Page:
Sound of Silence
Sink or swim, just stay true to yourself.
The sound of the music grated against her nerves. Harsh, high-pitched laughter and chatter reaching screeching, painful heights as the party ebbed and flowed around her. A sense of propriety, of duty, of some distant obligation called ‘friendship’ had made her come but now she was adrift and lost. An unmoored ship floundering in a sea of unfamiliar faces and sounds.
You should get out more. Every stranger is just a friend you haven’t met yet.
So, maybe her father was right. And he certainly seemed to have no trouble, would have fitted right into this scene despite his beard and wrinkles and the paunch that strained the buttons on his shirt. But maybe he was wrong, too, both at the same time. After all, you wouldn’t throw a chicken into a pond and expect it to swim, for all it bore certain similarities to a duck. Unless you were playing ‘The Legend of Zelda’; everyone knew Cuccos were indestructible.
The bass pounded up through her feet and she wished her heart was beating in time to it. At least there would be a rhythm, not this panicky stuttering hammering that felt like it might break her ribs. She was a chicken amidst the ducks, drowning and no-one noticed. The pond, glittering lights and a DJ screaming out beats.
Even the toilets were crowded, gaggles of girls nattering and applying make-up with the careful, methodical precision of the very drunk. Tears were just an invitation to swarm and comfort, and the press of bodies only made the tears flow faster. Too long in a cubicle and people wanted to get in. She faded into the corners of the room, but the sound reached fingers everywhere, spread like water filling the Titanic’s hold and she kept on drowning.
Just go; you’ll enjoy yourself once you’re there. Have fun!
Elbows and bodies jostled her, sticky drinks sloshing onto the floor. Her drink, her fourth, empty and clutched in shaking fingers. She tried to talk herself up, in the privacy of her own head, but still felt more like a paper umbrella than a cocktail. Cute, but not the reason you buy the drink. The taste wouldn’t change without her, the party would go on, and she would be unnoticed in her absence.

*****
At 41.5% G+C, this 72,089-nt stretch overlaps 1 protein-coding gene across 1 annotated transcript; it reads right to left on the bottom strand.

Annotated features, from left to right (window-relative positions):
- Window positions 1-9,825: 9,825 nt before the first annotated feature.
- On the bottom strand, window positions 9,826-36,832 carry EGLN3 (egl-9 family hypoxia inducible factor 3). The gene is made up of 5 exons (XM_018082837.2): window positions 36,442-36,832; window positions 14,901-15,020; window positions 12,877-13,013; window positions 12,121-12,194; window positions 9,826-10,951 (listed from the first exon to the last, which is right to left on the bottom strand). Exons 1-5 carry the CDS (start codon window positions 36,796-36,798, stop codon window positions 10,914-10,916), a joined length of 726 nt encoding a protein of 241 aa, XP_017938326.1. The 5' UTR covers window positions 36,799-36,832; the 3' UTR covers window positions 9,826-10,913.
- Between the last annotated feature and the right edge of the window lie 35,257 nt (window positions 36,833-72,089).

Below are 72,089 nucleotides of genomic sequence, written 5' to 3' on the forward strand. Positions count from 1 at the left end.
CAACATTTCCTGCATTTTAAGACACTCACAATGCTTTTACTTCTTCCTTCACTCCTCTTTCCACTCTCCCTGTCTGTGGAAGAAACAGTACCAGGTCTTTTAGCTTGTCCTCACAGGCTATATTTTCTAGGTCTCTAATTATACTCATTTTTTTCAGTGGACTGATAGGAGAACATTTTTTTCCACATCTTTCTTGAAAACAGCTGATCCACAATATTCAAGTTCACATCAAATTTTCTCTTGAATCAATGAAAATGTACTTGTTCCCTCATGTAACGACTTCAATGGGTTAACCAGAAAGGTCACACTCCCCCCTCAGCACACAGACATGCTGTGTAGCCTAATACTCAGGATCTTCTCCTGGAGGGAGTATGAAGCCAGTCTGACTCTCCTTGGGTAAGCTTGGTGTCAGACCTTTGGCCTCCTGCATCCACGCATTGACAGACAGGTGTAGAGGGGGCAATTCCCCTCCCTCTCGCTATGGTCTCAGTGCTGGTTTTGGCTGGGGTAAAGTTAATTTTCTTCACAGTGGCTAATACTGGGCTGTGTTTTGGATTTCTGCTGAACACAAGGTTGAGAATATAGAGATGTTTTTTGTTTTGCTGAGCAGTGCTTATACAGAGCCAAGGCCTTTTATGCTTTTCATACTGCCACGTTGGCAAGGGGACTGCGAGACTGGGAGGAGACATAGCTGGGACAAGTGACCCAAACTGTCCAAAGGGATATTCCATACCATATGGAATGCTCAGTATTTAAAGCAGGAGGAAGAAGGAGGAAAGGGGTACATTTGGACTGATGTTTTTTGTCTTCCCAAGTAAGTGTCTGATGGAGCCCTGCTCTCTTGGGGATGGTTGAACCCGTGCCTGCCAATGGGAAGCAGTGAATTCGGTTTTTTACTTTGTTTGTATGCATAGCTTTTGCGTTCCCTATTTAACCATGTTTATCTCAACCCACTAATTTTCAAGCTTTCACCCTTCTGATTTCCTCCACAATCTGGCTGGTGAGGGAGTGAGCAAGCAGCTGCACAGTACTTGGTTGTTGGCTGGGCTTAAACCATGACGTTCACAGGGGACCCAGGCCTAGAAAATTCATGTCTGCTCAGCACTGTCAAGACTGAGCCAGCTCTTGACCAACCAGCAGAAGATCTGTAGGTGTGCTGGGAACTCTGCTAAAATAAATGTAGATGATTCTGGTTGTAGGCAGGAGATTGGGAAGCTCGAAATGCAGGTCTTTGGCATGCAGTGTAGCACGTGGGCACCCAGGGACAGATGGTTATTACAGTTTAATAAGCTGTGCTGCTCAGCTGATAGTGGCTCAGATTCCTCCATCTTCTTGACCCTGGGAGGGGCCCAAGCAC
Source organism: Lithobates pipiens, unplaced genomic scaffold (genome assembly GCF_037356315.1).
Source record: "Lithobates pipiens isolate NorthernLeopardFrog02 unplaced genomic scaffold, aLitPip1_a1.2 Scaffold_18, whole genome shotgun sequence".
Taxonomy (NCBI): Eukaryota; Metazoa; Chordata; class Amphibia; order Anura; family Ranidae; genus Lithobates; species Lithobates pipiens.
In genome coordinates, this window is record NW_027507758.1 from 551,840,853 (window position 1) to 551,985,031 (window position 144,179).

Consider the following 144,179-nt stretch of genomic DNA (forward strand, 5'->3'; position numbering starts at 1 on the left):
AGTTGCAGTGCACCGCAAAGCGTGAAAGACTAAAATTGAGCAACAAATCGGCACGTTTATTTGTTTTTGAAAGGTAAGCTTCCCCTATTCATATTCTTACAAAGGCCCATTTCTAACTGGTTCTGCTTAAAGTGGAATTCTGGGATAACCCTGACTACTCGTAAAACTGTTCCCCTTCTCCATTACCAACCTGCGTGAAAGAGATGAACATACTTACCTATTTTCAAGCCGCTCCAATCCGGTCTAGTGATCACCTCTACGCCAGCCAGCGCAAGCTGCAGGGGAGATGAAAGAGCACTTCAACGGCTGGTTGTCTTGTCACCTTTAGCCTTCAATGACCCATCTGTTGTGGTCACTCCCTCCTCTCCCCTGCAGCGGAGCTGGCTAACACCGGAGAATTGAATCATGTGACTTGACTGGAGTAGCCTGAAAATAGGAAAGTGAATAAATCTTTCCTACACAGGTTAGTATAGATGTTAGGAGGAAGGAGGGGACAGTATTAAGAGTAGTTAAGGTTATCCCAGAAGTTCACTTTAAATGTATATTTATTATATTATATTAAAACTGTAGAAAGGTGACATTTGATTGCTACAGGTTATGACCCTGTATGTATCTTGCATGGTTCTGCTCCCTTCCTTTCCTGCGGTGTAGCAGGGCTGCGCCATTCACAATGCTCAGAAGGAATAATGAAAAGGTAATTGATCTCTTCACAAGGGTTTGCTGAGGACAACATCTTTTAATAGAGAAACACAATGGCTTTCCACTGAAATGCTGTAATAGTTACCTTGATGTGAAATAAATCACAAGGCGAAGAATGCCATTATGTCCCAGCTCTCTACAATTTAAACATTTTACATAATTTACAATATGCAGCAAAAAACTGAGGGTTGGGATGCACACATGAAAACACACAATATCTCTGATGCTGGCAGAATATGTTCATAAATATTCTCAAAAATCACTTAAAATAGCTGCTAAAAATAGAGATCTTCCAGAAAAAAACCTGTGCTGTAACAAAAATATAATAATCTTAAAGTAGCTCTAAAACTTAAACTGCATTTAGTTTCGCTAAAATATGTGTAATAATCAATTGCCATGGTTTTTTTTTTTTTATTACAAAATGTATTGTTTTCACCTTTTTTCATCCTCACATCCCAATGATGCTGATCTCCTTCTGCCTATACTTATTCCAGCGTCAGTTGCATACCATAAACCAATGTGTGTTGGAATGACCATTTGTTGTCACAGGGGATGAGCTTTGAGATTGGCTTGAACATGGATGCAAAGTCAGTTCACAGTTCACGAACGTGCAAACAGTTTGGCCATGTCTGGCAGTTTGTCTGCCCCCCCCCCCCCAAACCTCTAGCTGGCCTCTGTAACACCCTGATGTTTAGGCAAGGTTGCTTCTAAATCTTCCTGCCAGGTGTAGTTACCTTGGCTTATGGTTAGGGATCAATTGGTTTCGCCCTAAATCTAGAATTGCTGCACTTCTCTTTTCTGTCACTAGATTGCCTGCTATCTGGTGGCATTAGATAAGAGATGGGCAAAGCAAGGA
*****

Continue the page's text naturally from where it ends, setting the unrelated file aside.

You’re wonderful. Just be yourself.
Her chicken-soul gave up and she slunk towards the doorway. Laughing people paid her no notice as she squeezed between them, but she felt their eyes on her back after she passed. Her mouth was dry and wanted water, or maybe another drink would fix her, maybe one more, but the bar was far away and in the wrong direction. Her shaking hand reached for the doorknob and alarms failed to blare. No-one called out, no-one pointed and laughed as the chicken slipped out of the party.
Heels clacking on the sidewalk, she let the door swing shut of its own accord and wandered over to the park. The noise from the club faded to a dull throb, and in the cool night air it could have just been the sound of her heartbeat. A car swooshed past. Perching on the wooden bench, she raised her head and straightened her back - no longer borne down by the crushing pressure of other people, of expectation and the pulse of the music. Lifting her face to the sky, she watched the washed out stars twinkle valiantly through the city’s ever-present glow and reveled in the sound of silence.